Bernie Sanders may have bankrolled his 2016 presidential campaign with an unprecedented number of small donations averaging $27 each, but in the end, the election — including the cabinet President-elect Donald Trump is now assembling —has been a coup for the moneyed and influential. Many urban voters where majorities turned out for Hillary Clinton are doubting the entire electoral process. Still, cities aren’t giving up on getting out the vote in the future — or in engaging citizens in the political process.
One city, though, is ending the year with a vote for local campaign finance reform, and another will launch its own reform starting in 2017. Earlier this month, Portland’s city council approved an initiative that will match residents’ small campaign contributions 6 to 1, transforming a $10 donation into a $70 one, and $50 into $350. In 2017, Seattle will implement the country’s first experiment with “democracy vouchers.” Every resident 18 years or older will receive four vouchers worth $25 each they can give to any local candidate of their choice, provided those candidates opt in to strict limits on spending and receiving private donations.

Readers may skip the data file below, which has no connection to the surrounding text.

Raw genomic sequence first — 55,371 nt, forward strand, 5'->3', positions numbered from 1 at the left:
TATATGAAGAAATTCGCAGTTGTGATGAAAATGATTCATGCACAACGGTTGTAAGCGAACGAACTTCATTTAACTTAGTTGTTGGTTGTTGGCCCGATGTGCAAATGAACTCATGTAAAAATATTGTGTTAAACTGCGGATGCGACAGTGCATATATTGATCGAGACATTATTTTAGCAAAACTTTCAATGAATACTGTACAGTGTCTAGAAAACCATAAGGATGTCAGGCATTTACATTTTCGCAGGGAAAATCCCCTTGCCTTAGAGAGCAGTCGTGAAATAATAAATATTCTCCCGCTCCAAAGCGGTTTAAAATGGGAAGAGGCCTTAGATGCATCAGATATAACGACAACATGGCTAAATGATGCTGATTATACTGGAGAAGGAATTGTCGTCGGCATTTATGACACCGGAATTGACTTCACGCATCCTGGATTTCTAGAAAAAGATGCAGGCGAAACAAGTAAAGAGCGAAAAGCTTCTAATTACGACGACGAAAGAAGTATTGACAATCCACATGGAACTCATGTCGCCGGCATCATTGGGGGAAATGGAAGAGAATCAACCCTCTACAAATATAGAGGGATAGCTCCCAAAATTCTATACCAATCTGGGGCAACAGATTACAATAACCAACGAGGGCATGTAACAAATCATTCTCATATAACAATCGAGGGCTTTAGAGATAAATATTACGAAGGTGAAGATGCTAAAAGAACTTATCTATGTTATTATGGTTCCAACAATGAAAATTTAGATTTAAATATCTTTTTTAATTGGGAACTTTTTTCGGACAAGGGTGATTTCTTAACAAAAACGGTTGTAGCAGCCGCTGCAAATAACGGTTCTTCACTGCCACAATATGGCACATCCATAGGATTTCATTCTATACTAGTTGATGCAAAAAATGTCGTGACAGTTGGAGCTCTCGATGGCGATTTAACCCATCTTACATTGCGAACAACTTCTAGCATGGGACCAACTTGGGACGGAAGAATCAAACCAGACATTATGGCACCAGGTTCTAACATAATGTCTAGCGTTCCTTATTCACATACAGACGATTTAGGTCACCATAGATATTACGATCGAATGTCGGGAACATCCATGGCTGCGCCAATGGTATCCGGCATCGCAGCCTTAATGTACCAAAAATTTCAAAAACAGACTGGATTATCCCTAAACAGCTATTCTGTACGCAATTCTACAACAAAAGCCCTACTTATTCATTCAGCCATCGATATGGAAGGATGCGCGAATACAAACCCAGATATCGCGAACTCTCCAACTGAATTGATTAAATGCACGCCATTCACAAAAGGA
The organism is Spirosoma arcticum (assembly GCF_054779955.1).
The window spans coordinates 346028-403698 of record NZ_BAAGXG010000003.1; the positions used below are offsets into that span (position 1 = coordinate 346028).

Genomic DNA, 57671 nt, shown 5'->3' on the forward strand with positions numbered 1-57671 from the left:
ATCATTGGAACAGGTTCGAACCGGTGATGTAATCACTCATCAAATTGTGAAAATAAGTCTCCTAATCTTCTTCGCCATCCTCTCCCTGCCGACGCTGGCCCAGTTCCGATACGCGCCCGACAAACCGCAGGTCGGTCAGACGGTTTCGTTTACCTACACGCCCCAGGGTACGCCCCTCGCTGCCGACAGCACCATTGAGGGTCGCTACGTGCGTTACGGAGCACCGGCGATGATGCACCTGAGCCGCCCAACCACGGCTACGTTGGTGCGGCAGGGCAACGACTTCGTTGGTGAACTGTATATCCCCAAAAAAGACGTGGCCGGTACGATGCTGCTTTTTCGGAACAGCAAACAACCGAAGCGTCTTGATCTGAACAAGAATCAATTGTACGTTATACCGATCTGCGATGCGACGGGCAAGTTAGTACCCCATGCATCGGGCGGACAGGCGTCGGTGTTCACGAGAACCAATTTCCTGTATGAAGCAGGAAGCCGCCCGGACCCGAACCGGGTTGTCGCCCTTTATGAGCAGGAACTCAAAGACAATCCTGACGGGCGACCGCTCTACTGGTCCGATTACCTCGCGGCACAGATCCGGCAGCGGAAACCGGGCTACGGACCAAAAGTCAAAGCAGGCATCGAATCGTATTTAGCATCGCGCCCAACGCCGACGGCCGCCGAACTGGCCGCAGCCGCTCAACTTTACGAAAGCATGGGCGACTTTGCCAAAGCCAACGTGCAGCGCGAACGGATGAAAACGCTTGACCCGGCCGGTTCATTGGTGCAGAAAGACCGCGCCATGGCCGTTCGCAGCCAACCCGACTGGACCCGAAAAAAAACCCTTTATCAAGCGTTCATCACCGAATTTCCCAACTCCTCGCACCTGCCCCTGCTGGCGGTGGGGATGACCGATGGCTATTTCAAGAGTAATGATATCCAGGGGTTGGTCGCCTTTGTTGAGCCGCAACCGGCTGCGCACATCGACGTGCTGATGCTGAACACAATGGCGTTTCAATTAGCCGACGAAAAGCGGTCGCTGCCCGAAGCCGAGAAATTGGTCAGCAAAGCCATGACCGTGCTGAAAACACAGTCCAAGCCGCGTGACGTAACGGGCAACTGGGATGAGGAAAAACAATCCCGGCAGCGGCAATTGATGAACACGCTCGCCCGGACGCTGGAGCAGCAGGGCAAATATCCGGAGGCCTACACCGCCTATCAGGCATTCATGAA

If it works as supporters intend, residents won’t need to spend a dime of their own money to support candidates, people without wealthy donor pools or deep pockets of their own will be able to run on a more even playing field, and all candidates will be encouraged to spend more time talking to the voters than on soliciting big donations.